As he frequently reminded the Gotham Awards room, Barry Jenkins took an eight-year hiatus before shooting his new movie “Moonlight.”
He’s making up for lost time.
The writer-director and his drama cleaned up at the indie film ceremony Monday night, winning the top prize of best feature as well as the audience and screenplay awards, along with a special jury ensemble honor.
The director and his cast came to the stage repeatedly throughout the night. By his last speech, Jenkins was running out of people to thank and turned his attention to his third-grade teacher and the CAA.
The film even managed to work its way into unrelated moments. Cate Blanchett, presenting another award, interrupted herself during a different point. “Speaking of extraordinary, that ‘Moonlight’ is extraordinary,” she said.
The New York-based Gothams, a kind of East Coast version of the Spirit Awards, are regarded as one of the first of the award-season events that in the coming months will also include the BAFTAs, the Golden Globes and the Oscars. Though its small jury pools of stars and filmmakers do not encompass the diverse bodies of people that will vote for those prizes, the ceremony has proved prescient of late: the 2015 and 2014 best feature winners (“Spotlight” and “Birdman”) each went on to win best picture at the Oscars. That should bode well for “Moonlight.”
Based on a Tarell Alvin McCraney play, the film is a tri-partite coming-of-age story, spanning more than a decade, about a young gay black man in Miami.
The movie, funded and distributed by A24, stars University of Texas graduate Trevante Rhodes, Andre Holland, Janelle Monae, Ashton Sanders, Jharrel Jerome, Naomie Harris and Mahershala Ali, all part of the cast that won the jury prize
Though it’s early, the film seems to be following in the footsteps of “Boyhood” two years ago — an intimate movie about growing up, told across multiple time frames, that has captivated tastemakers and voters. After a successful late-summer festival run, “Moonlight” has also begun attracting commercial audiences, grossing nearing $10 million so far mainly on the strength of word of mouth. Cheers for the movie at the Gothams were noticeably louder than for any other film.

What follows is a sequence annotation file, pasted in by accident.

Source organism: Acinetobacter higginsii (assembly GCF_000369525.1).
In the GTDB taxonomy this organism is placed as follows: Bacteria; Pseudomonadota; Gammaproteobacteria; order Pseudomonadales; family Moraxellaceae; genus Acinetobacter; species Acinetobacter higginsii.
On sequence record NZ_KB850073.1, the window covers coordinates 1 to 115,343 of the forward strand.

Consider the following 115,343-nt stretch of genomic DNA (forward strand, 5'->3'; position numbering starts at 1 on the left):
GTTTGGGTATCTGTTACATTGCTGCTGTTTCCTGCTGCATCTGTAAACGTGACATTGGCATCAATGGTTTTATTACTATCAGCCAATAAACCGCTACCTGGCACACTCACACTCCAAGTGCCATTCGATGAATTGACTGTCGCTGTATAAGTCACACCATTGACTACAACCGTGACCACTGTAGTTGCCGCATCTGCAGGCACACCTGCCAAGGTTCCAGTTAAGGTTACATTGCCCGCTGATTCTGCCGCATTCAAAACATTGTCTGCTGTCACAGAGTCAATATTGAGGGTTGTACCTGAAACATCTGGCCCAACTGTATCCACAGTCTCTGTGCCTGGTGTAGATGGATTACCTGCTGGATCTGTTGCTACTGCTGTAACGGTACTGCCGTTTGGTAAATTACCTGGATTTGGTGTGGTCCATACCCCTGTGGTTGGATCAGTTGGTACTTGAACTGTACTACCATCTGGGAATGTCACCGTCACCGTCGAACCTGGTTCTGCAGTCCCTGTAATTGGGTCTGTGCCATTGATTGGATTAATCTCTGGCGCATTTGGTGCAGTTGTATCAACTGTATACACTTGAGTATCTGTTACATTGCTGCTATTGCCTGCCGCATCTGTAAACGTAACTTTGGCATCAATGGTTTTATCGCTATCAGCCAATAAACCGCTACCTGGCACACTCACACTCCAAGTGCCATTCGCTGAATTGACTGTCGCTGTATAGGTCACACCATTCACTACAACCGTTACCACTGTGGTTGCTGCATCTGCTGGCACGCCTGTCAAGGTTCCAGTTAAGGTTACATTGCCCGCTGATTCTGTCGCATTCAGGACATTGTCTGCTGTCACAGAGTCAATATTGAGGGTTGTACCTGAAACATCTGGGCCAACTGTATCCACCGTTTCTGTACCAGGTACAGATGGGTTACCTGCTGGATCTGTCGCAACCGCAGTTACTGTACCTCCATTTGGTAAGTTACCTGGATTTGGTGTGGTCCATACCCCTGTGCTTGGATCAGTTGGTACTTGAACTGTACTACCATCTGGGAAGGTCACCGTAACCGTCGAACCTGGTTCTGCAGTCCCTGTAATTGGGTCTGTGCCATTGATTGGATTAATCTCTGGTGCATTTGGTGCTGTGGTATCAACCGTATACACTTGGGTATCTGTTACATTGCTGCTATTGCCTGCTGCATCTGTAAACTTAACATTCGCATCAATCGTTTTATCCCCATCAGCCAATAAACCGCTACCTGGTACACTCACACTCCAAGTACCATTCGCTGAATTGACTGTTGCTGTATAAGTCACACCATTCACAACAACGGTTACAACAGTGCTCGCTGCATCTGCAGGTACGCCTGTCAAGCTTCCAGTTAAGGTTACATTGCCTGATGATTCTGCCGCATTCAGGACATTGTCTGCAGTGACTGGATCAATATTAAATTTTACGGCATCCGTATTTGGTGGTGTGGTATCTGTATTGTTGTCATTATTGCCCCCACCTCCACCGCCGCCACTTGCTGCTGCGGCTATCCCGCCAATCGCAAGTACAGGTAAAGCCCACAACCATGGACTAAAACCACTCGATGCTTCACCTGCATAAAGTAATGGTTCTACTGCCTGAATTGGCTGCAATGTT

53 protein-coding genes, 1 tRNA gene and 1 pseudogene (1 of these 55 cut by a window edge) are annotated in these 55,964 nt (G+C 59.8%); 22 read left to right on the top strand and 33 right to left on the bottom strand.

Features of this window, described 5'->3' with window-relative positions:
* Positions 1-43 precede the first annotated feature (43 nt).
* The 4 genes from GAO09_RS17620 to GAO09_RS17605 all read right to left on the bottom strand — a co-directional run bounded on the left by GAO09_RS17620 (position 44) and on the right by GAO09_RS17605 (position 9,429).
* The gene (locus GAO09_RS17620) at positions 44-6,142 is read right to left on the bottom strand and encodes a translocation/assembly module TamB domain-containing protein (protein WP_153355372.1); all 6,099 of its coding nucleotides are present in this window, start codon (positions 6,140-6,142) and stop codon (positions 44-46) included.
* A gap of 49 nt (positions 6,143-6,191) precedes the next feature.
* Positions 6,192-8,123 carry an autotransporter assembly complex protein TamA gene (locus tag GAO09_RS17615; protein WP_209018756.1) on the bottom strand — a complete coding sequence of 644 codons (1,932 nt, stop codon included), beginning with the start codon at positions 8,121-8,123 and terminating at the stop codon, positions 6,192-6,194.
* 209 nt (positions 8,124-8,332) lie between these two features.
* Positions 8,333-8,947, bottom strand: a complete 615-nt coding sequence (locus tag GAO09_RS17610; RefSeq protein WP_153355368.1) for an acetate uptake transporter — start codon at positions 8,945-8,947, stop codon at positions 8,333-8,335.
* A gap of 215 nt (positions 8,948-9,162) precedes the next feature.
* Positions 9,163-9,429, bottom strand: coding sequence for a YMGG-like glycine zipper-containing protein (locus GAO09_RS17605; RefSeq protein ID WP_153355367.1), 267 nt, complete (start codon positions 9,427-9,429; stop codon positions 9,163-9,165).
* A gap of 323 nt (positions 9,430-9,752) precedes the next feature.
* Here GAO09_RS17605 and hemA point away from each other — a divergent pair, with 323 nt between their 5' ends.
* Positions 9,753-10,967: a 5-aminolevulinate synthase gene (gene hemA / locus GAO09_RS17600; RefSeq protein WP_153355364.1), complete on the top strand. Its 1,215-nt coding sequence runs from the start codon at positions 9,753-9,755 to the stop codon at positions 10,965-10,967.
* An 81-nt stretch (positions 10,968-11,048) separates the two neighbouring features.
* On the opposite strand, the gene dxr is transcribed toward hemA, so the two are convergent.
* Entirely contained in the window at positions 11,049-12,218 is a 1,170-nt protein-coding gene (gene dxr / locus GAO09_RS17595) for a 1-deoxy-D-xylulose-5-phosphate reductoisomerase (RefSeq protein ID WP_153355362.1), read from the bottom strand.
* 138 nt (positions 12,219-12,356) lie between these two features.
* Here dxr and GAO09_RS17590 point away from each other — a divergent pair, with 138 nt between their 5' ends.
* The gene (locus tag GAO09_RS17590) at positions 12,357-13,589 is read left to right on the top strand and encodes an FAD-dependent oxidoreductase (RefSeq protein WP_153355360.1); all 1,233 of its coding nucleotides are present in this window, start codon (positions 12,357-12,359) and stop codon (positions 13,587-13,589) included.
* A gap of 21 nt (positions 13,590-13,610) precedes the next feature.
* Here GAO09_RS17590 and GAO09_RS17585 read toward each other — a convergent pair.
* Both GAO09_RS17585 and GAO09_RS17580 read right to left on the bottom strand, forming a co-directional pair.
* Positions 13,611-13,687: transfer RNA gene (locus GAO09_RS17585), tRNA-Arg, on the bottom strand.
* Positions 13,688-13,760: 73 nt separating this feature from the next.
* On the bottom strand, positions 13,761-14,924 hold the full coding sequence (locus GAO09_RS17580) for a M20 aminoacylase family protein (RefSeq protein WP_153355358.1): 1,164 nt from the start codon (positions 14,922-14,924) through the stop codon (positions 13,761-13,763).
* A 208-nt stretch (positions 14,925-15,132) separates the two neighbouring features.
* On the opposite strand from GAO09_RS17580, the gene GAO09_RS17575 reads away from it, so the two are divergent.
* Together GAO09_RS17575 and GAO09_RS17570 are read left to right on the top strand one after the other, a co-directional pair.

It also seems to be tapping into a political zeitgeist, or counter-zeitgeist. Accepting the feature prize, Jenkins said, “These are marginal people and marginal lives. It’s (great) there’s a platform to center these stories, because they’re needed now more than ever.”
Most surprising among the winners Monday was “Elle” star Isabelle Huppert, who knocked off front-runners Natalie Portman (“Jackie”) and Annette Bening (“20th Century Women”) for best actress, though in a fiercely competitive year even Huppert’s Oscar nomination in the category is not assured.
Huppert seemed truly shocked as she took the stage. “They all told me ‘it’s a very American award — and you’re very French,’ ” she said.
In surprising news to the winner if not those in the audience, best actor went to Casey Affleck for his role as a tortured handyman in Kenneth Lonergan’s New England-based drama “Manchester by the Sea.”
“I wish I had something to say,” Affleck hesitated. “This feels really good. I didn’t think I cared that much.”
Just as off the cuff, if more comedic, was Aziz Ansari. After accepting the “Made In NY Prize” for his city-based show “Master of None,” the performer offered some improv about the modest size of the plaque, his penchant for swiping snacks from rival craft services’ tables and the generally constructed nature of award shows.
“I was told a few months ago,” he said as he came to the lectern to accept the honor. “But I tried to forget about it so I would be surprised.”